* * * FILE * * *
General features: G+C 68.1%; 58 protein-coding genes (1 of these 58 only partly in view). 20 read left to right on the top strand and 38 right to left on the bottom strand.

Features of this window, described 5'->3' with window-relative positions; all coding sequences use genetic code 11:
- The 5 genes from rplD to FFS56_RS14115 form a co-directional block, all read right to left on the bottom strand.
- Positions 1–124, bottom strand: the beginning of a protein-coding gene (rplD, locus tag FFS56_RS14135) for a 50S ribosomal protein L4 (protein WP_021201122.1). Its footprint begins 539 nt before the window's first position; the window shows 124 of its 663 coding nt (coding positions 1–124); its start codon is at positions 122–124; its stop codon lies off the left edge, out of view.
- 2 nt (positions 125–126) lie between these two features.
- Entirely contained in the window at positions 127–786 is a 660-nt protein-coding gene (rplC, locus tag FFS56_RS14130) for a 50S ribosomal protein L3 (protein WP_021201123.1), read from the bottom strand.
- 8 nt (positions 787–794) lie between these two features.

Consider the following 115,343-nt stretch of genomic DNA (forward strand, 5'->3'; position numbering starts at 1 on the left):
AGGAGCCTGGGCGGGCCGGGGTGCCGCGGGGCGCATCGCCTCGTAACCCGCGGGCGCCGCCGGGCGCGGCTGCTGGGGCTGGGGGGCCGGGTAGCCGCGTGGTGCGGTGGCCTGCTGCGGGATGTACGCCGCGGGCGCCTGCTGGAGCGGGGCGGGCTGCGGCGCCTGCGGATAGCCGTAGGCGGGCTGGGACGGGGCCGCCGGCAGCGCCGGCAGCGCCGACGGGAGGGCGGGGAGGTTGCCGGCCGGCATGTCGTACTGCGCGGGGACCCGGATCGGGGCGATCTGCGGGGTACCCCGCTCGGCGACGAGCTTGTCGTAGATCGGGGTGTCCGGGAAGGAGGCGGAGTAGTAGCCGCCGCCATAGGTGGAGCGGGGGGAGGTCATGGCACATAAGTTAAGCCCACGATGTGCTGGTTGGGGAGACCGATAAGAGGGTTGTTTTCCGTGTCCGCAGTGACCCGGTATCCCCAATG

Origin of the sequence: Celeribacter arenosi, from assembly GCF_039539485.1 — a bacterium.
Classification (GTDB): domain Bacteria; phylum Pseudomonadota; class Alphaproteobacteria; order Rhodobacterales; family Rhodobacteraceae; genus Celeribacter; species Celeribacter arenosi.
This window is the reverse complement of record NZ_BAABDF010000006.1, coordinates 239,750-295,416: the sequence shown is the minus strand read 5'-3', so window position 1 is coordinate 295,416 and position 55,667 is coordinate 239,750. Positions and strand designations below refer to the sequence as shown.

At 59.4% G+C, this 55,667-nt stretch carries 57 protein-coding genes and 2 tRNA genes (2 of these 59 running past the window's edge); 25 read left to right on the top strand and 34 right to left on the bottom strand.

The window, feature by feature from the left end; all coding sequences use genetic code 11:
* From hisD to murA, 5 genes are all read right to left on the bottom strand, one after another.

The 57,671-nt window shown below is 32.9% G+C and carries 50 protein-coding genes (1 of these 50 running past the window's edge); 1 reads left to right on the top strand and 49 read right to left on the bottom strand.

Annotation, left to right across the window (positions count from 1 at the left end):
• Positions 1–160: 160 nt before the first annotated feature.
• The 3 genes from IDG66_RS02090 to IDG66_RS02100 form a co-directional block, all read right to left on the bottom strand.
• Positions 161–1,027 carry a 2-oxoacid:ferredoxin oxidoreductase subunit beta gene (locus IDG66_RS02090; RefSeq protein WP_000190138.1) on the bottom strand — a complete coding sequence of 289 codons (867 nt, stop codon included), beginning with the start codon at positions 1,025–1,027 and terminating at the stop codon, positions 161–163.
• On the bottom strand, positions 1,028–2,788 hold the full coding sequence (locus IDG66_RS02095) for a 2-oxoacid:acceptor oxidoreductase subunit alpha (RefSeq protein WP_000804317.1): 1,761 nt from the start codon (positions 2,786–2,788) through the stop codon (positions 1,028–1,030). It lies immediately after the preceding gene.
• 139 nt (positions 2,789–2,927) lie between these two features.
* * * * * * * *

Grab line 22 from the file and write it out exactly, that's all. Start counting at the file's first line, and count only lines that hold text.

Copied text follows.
• 139 nt (positions 2,789–2,927) lie between these two features.